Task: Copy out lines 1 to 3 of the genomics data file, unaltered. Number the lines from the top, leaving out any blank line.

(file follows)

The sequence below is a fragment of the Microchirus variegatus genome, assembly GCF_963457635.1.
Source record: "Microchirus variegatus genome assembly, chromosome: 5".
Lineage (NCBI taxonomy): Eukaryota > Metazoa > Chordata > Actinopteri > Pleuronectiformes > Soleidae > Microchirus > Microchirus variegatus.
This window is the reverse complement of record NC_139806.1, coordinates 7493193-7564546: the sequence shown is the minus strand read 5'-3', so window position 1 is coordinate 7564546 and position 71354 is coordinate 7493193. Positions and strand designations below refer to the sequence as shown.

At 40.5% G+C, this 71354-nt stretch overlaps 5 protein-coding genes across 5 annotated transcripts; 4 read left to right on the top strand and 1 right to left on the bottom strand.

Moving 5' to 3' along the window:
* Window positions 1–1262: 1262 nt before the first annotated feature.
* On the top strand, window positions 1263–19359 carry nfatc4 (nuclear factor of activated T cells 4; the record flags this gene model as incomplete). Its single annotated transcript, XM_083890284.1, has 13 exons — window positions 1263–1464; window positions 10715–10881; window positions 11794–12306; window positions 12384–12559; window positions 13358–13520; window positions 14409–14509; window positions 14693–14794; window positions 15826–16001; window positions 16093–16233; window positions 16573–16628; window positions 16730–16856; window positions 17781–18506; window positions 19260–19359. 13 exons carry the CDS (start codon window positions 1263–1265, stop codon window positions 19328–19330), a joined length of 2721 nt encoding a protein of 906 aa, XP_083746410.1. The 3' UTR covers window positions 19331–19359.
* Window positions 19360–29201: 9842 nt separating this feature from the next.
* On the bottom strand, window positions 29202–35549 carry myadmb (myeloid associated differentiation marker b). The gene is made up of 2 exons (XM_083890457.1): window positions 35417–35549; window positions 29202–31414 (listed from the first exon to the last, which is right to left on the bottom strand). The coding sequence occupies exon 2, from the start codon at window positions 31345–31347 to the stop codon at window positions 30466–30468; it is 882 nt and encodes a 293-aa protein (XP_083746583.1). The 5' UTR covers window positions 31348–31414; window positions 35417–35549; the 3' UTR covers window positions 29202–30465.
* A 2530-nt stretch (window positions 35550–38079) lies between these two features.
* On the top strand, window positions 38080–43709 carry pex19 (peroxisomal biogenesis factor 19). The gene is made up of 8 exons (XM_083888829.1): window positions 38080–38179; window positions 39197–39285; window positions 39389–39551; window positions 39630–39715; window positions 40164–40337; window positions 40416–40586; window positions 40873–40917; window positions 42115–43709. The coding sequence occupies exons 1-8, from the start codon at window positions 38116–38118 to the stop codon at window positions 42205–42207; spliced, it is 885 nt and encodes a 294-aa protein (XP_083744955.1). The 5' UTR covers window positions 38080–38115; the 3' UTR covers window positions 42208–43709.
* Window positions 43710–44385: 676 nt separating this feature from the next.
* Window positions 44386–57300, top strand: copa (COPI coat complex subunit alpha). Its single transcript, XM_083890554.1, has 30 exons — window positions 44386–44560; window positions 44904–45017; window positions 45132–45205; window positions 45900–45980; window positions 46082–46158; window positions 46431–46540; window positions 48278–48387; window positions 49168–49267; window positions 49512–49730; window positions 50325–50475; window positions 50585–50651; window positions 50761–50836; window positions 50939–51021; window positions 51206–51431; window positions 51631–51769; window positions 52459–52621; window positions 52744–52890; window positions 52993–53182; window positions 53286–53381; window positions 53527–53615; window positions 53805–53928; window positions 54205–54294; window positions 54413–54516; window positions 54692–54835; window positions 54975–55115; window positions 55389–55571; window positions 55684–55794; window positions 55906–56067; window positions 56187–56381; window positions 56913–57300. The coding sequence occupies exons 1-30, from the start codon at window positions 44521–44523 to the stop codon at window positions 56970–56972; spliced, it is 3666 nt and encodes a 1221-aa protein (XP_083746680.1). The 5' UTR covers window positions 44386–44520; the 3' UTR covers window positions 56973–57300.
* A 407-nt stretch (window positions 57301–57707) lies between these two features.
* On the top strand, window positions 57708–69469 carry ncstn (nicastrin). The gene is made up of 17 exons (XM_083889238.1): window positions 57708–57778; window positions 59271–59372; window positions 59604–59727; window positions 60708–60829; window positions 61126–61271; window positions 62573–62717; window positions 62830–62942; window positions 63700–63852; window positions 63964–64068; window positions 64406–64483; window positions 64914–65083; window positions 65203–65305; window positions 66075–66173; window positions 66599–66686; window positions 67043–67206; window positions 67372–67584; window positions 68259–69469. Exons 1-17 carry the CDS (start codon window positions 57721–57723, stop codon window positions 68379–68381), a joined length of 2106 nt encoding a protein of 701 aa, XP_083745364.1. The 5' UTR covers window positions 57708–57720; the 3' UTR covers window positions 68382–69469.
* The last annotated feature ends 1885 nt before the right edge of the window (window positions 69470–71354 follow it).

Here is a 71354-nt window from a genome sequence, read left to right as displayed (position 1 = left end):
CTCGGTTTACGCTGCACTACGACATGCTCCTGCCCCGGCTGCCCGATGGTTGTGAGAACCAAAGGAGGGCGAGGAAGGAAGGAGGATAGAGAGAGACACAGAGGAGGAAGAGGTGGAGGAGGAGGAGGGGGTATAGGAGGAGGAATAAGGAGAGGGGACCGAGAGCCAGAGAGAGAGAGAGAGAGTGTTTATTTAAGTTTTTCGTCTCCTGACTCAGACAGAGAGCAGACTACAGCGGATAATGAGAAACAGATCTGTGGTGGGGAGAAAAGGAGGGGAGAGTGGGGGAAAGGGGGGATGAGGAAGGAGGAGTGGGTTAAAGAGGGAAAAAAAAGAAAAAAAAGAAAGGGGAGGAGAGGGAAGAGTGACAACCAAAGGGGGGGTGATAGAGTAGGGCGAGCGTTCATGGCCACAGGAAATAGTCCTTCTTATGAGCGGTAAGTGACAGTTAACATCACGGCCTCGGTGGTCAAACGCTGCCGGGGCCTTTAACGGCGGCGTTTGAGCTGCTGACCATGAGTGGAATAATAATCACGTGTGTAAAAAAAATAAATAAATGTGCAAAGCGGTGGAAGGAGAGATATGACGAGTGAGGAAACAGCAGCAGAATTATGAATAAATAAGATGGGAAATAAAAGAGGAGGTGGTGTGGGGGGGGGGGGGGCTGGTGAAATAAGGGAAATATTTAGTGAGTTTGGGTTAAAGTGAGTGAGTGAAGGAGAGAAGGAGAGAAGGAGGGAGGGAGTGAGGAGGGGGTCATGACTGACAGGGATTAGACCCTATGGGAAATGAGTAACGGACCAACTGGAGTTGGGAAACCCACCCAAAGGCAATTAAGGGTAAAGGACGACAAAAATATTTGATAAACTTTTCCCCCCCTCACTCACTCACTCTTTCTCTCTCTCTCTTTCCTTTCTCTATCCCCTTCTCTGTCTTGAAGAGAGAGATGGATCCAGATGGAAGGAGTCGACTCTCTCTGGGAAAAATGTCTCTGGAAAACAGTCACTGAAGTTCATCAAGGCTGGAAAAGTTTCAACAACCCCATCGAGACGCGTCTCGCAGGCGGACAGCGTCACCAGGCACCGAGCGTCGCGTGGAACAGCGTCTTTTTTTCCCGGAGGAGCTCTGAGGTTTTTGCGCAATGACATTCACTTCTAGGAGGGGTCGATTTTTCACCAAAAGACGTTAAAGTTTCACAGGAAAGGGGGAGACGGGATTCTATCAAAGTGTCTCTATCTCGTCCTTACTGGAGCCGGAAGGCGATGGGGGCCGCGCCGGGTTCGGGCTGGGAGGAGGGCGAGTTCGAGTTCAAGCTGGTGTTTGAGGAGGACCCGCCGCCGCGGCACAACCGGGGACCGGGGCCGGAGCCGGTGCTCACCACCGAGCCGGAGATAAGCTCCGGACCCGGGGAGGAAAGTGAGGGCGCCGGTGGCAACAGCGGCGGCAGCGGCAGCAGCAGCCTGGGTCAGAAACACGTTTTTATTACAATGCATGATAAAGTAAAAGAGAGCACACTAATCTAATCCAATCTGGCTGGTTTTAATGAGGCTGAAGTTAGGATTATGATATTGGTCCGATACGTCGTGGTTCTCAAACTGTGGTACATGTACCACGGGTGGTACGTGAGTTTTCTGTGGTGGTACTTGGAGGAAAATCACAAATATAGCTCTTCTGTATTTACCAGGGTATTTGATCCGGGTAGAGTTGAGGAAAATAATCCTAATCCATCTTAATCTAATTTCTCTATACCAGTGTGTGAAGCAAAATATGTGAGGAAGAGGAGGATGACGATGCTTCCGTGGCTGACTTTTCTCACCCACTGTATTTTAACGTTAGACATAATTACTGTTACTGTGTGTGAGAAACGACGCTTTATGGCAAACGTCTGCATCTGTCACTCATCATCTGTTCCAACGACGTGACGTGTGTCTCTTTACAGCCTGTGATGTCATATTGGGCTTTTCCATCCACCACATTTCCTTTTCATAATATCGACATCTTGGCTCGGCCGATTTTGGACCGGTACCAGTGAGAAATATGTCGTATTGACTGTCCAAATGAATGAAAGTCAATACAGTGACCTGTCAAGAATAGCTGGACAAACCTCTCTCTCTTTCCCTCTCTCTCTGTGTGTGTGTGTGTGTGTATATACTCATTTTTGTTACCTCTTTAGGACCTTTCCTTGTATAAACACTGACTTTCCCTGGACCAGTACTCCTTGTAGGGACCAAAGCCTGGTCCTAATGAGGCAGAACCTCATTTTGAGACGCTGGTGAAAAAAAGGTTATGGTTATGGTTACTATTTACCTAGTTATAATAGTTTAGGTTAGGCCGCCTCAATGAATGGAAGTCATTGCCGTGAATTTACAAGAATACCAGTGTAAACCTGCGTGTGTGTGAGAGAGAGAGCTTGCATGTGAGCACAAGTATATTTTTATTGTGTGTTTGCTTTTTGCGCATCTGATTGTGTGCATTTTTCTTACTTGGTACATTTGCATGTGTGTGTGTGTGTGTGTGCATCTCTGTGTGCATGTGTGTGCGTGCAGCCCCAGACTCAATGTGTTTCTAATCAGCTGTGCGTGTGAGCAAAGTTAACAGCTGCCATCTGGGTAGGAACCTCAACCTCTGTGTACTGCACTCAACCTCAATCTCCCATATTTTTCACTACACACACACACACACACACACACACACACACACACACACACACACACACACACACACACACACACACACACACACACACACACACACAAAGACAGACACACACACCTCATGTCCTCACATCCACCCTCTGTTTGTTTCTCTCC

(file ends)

The sequence below is a fragment of the Microchirus variegatus genome, assembly GCF_963457635.1.
Source record: "Microchirus variegatus genome assembly, chromosome: 5".
Lineage (NCBI taxonomy): Eukaryota > Metazoa > Chordata > Actinopteri > Pleuronectiformes > Soleidae > Microchirus > Microchirus variegatus.